As of 2004, all 50 states have established an "illegal per se"
BAC of .08 for the offense of
DWI. Delaware, being the last and final state to pass the .08 BAC law, previously
had in place a .1 BAC statute.
In 2000, Congress and President Clinton signed a law requiring all states
to enact a .08 BAC statute by 2003 without losing a percent of highway
funding. Before this, only 19 states had passed per se .08 BAC laws.
A person's BAC is normally expressed as the percentage of alcohol in
the blood. Generally, a person weighing 160 lbs would reach a BAC of .08
with four drinks. Along with simply ingesting alcoholic beverages, the
lapse of time and the way your body metabolizes the alcohol will all play
a specific role in the creation of your unique BAC.
With the thousands of convictions here in the United States every year
for DWI, you would think that our BAC illegal per se limit of .08 is unreasonably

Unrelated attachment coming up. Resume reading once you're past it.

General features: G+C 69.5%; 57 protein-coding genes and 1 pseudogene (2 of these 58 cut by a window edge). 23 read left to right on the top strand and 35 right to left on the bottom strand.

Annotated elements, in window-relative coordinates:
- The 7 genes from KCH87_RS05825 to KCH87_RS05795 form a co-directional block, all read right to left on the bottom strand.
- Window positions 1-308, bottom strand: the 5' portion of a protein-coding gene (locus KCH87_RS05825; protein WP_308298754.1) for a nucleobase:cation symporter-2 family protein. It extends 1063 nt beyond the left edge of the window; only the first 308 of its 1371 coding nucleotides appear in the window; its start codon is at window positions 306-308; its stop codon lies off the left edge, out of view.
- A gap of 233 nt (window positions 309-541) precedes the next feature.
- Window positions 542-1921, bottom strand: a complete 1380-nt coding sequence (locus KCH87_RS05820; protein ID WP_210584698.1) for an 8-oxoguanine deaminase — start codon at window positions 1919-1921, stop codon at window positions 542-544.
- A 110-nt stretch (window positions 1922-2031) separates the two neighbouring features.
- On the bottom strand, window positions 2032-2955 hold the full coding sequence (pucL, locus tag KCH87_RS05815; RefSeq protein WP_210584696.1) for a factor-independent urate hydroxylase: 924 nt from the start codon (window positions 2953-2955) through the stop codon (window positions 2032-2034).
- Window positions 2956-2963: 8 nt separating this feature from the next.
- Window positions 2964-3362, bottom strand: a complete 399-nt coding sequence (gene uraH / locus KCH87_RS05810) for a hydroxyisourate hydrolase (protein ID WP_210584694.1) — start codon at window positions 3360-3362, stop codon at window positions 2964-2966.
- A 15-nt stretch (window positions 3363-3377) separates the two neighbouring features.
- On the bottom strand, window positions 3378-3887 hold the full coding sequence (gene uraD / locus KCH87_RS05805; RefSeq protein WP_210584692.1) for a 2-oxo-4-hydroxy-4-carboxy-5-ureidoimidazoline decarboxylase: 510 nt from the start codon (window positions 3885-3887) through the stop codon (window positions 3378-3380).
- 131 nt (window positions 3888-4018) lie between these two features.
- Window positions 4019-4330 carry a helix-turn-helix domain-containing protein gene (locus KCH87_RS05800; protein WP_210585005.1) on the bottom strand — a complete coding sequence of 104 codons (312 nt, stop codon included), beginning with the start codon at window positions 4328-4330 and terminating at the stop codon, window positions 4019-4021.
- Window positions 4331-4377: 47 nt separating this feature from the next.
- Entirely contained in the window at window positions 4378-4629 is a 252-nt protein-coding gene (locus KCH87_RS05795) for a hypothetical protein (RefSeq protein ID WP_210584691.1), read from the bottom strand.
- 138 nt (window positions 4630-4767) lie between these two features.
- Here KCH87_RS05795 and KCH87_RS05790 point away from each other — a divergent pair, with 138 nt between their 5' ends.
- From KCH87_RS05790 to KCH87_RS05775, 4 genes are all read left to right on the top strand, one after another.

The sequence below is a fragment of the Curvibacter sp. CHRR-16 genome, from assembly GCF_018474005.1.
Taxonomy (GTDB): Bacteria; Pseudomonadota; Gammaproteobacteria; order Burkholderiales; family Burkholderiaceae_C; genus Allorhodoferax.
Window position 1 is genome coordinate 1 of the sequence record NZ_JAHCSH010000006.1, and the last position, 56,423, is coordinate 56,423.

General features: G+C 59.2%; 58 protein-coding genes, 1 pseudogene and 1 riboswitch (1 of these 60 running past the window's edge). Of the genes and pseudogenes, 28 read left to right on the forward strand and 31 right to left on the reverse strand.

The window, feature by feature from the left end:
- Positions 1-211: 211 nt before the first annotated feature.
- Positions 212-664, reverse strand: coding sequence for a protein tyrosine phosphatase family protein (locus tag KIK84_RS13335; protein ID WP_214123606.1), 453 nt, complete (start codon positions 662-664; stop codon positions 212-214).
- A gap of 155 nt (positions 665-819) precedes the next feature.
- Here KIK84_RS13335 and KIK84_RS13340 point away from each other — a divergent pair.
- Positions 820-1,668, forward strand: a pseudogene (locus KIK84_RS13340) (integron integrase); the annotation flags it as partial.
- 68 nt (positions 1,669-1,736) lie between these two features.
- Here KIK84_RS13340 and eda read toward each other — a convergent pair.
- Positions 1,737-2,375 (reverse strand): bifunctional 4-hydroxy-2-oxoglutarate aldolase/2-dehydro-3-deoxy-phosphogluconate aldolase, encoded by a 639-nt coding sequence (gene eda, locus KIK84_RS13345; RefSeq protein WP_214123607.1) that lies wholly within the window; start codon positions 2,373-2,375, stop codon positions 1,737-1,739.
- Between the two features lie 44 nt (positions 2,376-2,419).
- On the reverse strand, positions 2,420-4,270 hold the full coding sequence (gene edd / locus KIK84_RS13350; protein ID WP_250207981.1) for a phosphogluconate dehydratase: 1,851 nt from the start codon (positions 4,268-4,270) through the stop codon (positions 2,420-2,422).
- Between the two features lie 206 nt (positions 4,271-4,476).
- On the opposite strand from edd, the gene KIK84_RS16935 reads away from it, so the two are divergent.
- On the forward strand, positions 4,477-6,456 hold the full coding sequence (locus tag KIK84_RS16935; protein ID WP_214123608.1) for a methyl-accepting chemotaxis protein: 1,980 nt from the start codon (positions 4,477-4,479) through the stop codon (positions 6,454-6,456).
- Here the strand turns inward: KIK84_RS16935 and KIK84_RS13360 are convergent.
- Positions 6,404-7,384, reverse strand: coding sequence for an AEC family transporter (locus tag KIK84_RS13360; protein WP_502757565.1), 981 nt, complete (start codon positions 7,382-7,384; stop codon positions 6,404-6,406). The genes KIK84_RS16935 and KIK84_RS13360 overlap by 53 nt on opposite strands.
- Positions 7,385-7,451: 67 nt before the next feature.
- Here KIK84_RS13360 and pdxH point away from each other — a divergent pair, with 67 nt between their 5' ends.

low. But, when comparing a limit of .08 to the rest of the world, the
50 states seems to be quite forgiving with their drinking and driving statutes.
For example, roughly 70% of the countries around the world with applicable
statutes have BAC illegal per se limits as .05 or lower. Sweden, specifically,
has a BAC limit of .02. For the same person weighing 160 lbs, just one
drink could put them over a BAC of .02.
Thousands of Americans are charged and convicted of driving while intoxicated.
This being said, many of those individuals were shown to have a BAC level
of over .08 when operating a motor vehicle. Our 50 states, as opposed
to most of the world, have decided that we are capable of driving safely
despite having a limited amount of alcohol in our system. But, it is up
to us to abide by those laws and keep our streets safe.